In a January article by Amy O’Connor, Insurance Journal highlighted vital issues within insurance: The “diversity gap” and allyship within the industry. O’Connor points out the wake of the deaths of George Floyd and Breonna Taylor resulted in many “Individuals and businesses responded by vowing to better support communities of color”, yet “[e]xperts on the topic of diversity in the insurance industry say there hasn’t been enough done to attract or retain talent from the Black community”.
However, many feel that now is the “tipping point” that will lead the insurance industry to step up to “[bring] in more people of color” and “[elevate] those already in its ranks”. Contributor Nina Boone—North American leader for Diversity & Inclusion at Korn Ferry and the former U.S. Chair of Aon’s Diversity & Inclusion Board—shared that “Yes, it is uncomfortable…[but] we have to just get started somewhere and have those difficult conversations, allow ourselves to be inconvenienced but include those of us who have experienced it every day. If you are truly serious about change, then I think it’s necessary that we do it now rather than later”.
Mernice Oliver of Mernice Oliver International and founder of the National Association for Advancement of Women in Insurance (NAAWI) explained that “Change can only happen when industry leaders begin the dialogue, Oliver said, gain foundational knowledge of systems of oppression, and acknowledge the inequalities inside of our organizational structures”.
The good news, however, is that “many appear to be committed to doing the hard work”.
Indeed, Dr. Jamie Parson—Faculty Coordinator for Diversity and Inclusion efforts at the Brantley Risk and Insurance Center—sees recruiting for students from diverse backgrounds to be stronger than ever. “Numerous organizations are realizing how successful they can be when they utilize and amplify voices from underrepresented backgrounds” said Parson.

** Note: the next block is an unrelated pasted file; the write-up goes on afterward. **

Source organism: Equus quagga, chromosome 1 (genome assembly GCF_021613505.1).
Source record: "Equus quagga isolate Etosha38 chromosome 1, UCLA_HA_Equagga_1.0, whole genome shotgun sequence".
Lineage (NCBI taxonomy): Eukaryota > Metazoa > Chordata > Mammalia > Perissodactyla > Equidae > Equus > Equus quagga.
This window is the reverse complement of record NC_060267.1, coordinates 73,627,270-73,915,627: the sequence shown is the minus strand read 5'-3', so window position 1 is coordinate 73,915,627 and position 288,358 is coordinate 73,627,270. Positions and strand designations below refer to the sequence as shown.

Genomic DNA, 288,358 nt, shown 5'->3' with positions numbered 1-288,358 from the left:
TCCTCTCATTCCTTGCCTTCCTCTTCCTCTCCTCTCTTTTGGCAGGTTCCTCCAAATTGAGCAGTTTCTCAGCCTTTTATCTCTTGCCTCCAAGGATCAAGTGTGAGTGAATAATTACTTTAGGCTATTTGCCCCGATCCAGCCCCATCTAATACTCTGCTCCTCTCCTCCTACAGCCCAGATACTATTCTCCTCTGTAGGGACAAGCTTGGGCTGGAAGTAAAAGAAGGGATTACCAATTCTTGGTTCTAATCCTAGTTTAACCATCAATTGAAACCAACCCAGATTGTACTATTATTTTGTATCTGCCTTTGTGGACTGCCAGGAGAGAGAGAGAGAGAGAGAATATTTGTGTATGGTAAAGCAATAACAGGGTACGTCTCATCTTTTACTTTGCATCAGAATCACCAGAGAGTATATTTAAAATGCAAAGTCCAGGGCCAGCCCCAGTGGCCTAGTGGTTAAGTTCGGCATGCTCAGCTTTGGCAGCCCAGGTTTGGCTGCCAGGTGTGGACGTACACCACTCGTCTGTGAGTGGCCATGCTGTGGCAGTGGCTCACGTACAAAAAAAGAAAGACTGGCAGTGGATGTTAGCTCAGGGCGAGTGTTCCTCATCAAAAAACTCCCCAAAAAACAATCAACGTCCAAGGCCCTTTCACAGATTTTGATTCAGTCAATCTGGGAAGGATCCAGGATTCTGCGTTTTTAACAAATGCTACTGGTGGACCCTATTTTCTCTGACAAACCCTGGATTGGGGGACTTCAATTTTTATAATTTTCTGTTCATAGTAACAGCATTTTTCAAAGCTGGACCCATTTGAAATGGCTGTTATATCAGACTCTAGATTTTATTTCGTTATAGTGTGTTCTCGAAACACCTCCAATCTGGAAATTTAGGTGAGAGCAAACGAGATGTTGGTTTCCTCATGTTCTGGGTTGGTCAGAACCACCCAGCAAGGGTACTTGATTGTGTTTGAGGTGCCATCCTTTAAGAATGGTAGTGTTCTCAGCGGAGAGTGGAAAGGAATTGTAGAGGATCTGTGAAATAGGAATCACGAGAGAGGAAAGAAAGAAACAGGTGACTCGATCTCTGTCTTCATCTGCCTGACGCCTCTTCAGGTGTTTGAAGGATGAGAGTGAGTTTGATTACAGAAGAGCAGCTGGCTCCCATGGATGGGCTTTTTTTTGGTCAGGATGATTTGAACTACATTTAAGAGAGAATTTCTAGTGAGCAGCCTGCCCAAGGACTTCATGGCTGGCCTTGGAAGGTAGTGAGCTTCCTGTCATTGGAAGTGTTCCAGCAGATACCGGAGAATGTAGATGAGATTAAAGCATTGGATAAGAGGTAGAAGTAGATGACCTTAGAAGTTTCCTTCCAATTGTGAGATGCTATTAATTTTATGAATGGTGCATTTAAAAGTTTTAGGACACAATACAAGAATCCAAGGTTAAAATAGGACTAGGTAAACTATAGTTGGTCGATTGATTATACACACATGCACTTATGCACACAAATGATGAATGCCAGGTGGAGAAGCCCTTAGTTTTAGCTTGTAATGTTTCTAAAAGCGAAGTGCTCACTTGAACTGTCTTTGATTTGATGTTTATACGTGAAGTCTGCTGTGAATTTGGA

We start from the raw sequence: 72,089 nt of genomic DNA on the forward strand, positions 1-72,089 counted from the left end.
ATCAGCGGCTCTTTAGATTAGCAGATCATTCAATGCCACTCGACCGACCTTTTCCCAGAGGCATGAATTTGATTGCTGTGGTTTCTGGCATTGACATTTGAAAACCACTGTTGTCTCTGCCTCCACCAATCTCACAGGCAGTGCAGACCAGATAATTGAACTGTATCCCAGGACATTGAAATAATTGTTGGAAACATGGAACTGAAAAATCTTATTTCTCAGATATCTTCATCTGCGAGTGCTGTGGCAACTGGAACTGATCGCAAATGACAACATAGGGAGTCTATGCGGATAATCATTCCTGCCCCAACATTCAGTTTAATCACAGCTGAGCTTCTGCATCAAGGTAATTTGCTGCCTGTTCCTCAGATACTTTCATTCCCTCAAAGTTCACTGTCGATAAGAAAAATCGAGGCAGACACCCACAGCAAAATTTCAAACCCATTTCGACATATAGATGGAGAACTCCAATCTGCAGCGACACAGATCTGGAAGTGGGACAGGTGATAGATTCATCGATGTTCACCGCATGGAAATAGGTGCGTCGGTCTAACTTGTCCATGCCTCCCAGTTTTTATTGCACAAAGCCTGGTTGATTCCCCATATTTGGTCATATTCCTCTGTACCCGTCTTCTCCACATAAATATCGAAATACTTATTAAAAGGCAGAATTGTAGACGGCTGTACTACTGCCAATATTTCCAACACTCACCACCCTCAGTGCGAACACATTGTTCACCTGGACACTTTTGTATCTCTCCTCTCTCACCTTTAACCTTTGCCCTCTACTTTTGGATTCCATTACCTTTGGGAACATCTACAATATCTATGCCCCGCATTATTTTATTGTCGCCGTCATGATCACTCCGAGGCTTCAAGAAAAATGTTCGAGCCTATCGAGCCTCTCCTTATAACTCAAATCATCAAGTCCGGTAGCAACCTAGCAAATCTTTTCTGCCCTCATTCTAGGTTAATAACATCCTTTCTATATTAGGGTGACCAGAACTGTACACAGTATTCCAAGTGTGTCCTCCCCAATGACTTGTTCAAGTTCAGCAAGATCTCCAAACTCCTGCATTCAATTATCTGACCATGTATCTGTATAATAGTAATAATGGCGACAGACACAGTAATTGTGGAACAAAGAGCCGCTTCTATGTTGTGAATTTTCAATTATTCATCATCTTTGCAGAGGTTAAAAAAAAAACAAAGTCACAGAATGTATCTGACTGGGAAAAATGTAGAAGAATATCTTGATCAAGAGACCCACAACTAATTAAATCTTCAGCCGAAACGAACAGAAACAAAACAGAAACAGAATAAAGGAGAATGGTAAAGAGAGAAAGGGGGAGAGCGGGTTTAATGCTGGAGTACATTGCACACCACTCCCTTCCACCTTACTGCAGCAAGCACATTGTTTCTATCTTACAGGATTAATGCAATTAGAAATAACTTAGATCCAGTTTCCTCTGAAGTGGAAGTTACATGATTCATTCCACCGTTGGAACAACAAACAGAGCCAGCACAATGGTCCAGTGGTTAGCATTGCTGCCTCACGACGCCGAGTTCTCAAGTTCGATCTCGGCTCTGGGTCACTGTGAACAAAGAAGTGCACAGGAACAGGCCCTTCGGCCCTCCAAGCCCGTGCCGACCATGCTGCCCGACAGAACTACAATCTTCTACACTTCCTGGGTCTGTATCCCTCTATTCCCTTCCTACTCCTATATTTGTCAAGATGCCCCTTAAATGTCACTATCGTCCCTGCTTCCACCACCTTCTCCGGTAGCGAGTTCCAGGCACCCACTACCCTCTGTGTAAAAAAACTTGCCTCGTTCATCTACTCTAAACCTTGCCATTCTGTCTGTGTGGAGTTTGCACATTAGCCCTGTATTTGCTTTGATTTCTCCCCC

To encourage students from diverse identities to explore the industry and lower the barriers to entry that often exist for these students, the Brantley Center is launching its second Building Insurance Talent (BIT) cohort in February 2021. The 8-week long program will introduce students from historically underrepresented backgrounds to program various parts of the insurance industry and expose them to the numerous opportunities that it provides. The program also supports students in their professional development including a post-program mentorship opportunity and culminating with a networking trip to NYC once travel is once again allowed. Interested students can complete an interest form here.
The Center has also made diversity and inclusion education a mandatory portion of its student Summit Certification to ensure that allyship of diverse students remains a strong part of its programming and community.